I’ve been trying to get a satisfactory answer to this question for a long time.
Manual therapy is something I’ve often seen mentioned in articles about the SI joint. I’ve seen a few physical therapists with various “manual therapy” certifications, but found that depending on what type of course they took, I found they tended to have very different skill sets.
However, I did see at least one other PT before Paula, who had also been certified in MET, who definitely lacked Paula’s ability to diagnose and treat the problem. (Out of politeness, I won’t elaborate).
Many other physical therapists, such as Joel Madden of Madden PT, consider manual adjustments to the SI joint to be a significant part of treatment for the SI joint.
Vicki Sims, a PT who has written extensively on the SI joint, also recommends manual adjustments. (I definitely need to write more about her work in the future!).
Anyway, to my main point:
I just found this amazing article from Sports Care Physical Therapy in Suwanee, GA, which really answers my questions about manual therapy once and for all. Here are some notes which I am paraphrasing/translating into plain English for you:
Basically, manual therapy is a hands-on form of treatment given by a trained therapist.
“Manual Therapists focus on restoring the normal movement of joints and soft tissue by using specific hand placements and precise application of forces.”
Whereas a physician will sometimes take a hands-on approach to attempt to diagnose a problem or evaluate a patient’s range of motion, a manual therapist is using her hands to improve that range of motion.
“Manual physical therapists are concerned with normalizing arthrokinematics, or specific motions that take place between joint surfaces that allow for normal joint mobility.”
A physician is looking at your joint range of motion at one particular moment in time, like a snap shot. A manual therapist is looking at how the surfaces of that joint interact with each other, and applying techniques that will improve the health and function of that joint.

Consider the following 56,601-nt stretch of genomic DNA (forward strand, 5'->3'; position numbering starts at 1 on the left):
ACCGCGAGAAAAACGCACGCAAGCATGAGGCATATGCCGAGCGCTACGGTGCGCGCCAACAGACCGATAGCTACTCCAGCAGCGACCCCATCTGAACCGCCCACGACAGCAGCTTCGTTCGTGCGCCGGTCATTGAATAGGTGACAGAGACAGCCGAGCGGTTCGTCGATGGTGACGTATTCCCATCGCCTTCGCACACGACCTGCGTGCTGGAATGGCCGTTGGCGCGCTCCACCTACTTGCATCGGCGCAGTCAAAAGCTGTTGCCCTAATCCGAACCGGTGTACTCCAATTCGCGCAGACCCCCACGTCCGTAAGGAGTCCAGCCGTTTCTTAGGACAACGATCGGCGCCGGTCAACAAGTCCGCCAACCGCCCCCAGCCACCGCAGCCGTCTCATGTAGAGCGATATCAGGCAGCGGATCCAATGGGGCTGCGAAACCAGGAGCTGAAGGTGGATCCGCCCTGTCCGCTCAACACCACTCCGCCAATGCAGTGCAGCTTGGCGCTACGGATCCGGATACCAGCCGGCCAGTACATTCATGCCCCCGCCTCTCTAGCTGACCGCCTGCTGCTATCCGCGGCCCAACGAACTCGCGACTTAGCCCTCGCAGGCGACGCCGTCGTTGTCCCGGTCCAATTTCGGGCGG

As I learned as a patient, healthy joints are supposed to have a little bit of space between the adjacent bones, and there is supposed to be a healthy amount of fluid in there to lubricate things.
In the case of an injured joint, you can often have a compression of that joint space, which in turn limits the ability of joint fluid to travel where it’s supposed to go and keep things lubricated.
According to the article, the “passive movement of a joint stretches the surrounding muscles, ligaments and the joint capsule; it may also break adhesions or realign scar tissue, which leads to increased range of motion.”
Basically, the goal of a manual therapist is to determine which factors are inhibiting joint health, whether it is the fact that a muscle is too tight, or if there is scar tissue or some other type of restriction in the soft tissue, and then correct those factors.
A few more points which I will copy and paste:
Which joints can be treated?
“All joints may be treated, including the shoulder, elbow, wrist and hand, sacroiliac joint, hip, knee, ankle, and toes. Manual therapy also includes a wide variety of muscle energy techniques and specific exercises that reduce muscle spasm and guarding, and subsequently increase joint mobility.”
Who performs manual therapy/joint manipulation?
“Roughly 80% of entry-level physical therapists have received at least some basic education in manual therapy while in physical therapy school. Beyond that, therapists may attend post-graduate training to become certified in manual therapy. There are several schools of thought within manual therapy, each with their own treatment approach; however, the basic concept is to restore normal joint and soft tissue mobility.”
In other words, 80% of PT’s will know something about manual therapy once they finish PT school. However, many PT’s go on to pursue additional training once they are out of school.
Anyway, that’s all for now! Hope this was helpful– any questions, let me know!